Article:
RULERS AND SUBJECTS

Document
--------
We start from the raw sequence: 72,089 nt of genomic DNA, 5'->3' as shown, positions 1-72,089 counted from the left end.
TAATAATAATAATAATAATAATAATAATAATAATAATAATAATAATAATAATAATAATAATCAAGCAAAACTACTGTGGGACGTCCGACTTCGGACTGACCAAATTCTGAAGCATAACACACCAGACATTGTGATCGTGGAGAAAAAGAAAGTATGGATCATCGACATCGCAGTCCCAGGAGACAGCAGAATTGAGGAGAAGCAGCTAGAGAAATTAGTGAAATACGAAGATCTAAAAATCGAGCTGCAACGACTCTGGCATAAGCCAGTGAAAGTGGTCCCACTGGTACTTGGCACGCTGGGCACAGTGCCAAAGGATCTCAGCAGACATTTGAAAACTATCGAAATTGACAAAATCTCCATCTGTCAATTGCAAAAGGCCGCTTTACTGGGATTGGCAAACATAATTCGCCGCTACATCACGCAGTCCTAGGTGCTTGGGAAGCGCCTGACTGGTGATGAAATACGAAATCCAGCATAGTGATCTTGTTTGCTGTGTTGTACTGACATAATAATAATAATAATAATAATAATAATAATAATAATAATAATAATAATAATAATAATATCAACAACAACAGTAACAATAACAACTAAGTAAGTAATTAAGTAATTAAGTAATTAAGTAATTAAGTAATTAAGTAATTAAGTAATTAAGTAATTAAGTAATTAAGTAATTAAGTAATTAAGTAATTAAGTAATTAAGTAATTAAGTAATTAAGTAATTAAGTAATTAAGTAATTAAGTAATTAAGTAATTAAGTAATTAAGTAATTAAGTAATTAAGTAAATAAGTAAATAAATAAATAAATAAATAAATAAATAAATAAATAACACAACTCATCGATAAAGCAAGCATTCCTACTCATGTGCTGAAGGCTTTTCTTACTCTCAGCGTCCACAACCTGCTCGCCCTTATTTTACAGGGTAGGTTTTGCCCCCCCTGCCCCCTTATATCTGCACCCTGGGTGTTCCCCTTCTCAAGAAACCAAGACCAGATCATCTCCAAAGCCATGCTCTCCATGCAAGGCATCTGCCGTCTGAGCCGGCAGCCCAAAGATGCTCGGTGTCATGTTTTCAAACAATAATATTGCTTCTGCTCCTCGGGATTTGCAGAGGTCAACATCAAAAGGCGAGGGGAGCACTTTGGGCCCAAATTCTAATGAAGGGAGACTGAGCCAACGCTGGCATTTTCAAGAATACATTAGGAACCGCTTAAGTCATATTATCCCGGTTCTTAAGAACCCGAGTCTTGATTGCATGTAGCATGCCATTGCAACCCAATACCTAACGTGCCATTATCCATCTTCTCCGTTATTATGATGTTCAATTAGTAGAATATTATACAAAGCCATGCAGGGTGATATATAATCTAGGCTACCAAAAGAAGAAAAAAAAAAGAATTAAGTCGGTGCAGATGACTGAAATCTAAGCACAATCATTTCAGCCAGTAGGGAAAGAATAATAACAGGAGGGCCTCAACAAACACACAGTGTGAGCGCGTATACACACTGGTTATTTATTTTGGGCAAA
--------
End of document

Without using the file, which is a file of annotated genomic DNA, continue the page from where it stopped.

The British Raj in India did not come into existence suddenly, fully-fledged; it was built up slowly, often by means of trial and error, over the better part of a hundred years. But by the 1880s, when our story begins, it had achieved what one might call its mature form. Appointment by patronage had largely given way to recruitment by competitive examination; the work of revenue collection had been systematised and to some extent standardised; and a beginning made towards the separation of executive and legislature by the Councils Acts of 1861 and 1892. All the while, the Raj had continued to expand and evolve. By 1887, over 20,000 people were drawing government salaries in excess of rupees 75 a month. Several hundred thousand more held down menial jobs in the postal service, the army, the police, and the public works department. By any standards, the late nineteenth-century Raj was a massive bureaucracy – too massive, some officials complained, for its own good.